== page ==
LOWER EAST SIDE — The city has rejected a proposal from elected officials that would have required a group of planned waterfront high-rises to go through the city’s extensive, multi-leveled approval process before getting the green light.
In an effort to quell the rapid-fire development of the Two Bridges area, elected officials last month penned a letter to the Department of City Planning requesting it code three large developments slated for the waterfront as “major modifications.”
That would have put the plans through the city’s seven-month Uniform Land Use Review Procedure (ULURP) process, which calls for a review from the local community board, the Borough Board, City Council, and the mayor before an approval is issued.
But the department’s director on Thursday rejected the proposal, noting that the developments do not meet the city’s requirement for “major modifications” because they do not require new waivers or zoning actions — but still pledged to take other actions to monitor the development influx.
“…Although these proposals will not be reviewed as major modifications, the Department of City Planning is committed to working with you closely as we review the applications for these developments,” said director Carl Weisbrod in a letter dated Aug. 11.
The department will subject the developments to the City Environmental Quality Review (CEQR) process, requiring the completion of an Environmental Impact Statement for each development that will assess the towers’s impact on the existing environment, said Weisbrod.
The review process will provide the opportunity for public comment and hearings, and will examine the buildings' impact on light and air in the neighborhood, as well as other impacts related to increase density — concerns previously highlighted by locals living in the shadow of the developments.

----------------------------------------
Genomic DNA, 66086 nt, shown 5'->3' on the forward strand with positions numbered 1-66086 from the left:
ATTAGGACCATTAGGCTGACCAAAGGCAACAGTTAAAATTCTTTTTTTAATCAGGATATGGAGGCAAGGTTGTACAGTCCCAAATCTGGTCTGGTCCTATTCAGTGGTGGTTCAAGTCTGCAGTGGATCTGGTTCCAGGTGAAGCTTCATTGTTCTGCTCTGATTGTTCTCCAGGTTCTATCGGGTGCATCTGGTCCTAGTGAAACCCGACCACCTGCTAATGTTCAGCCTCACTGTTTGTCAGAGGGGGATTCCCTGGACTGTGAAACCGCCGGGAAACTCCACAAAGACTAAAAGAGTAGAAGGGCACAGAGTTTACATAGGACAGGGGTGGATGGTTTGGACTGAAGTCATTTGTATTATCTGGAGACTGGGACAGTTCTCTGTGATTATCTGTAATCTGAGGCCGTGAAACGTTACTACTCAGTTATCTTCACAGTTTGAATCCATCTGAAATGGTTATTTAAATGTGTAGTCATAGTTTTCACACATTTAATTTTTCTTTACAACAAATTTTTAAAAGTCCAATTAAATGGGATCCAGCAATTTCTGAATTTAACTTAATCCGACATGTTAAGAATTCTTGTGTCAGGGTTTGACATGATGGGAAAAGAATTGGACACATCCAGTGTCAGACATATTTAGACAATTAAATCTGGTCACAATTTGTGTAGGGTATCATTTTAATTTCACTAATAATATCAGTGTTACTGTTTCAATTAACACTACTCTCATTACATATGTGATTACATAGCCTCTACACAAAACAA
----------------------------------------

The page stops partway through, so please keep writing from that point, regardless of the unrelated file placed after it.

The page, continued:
Elected officials and community members are concerned about three large-scale developments expected to slam the Two Bridges waterfront in addition to the already-growing 80-story One Manhattan Square from the Extell Development Company.
A 77-story residence from JDS Development is planned for a plot of land right next to the Extell tower, though DCP has put the development on hold pending the resolution of a couple of lawsuits from the owners of a neighboring property alleging the developer is not entitled to the development rights, as first reported by Crain’s New York.
Meanwhile, two other towers may be in the works — Two Bridges Associates, a joint venture of L + M Development and the CIM Group, are “evaluating development options” for a Cherry Street site, according to a rep, while the Starrett Corporation is reportedly looking to develop a waterfront parcel.
A neighborhood group representing the interest of Lower East Side locals said the environmental review process is not enough given the scale of the projects, citing community concerns about the area’s “rapid-fire development” with no promise of a certain amount of below-market-rate units.
“Although we are optimistic about the requirement of an Environmental Impact Statement, proposals of this scale should warrant the rigor and review of full ULURP ensuring proper neighborhood planning,” said Trever Holland of Tenants Fighting of the Lower East Side.
Councilwoman Margaret Chin, who led the charge among several other elected officials in pitching the ULURP proposal, also expressed disappointment at the city’s response but optimism at working with DCP to monitor the plans moving forward.
“We are disappointed by the decision not to treat this as a major modification to the Large Scale plan, but are encouraged by the requirement of an Environmental Impact Statement that will address the cumulative impact of these planned developments in the Two Bridges neighborhood,” said spokesman Paul Leonard.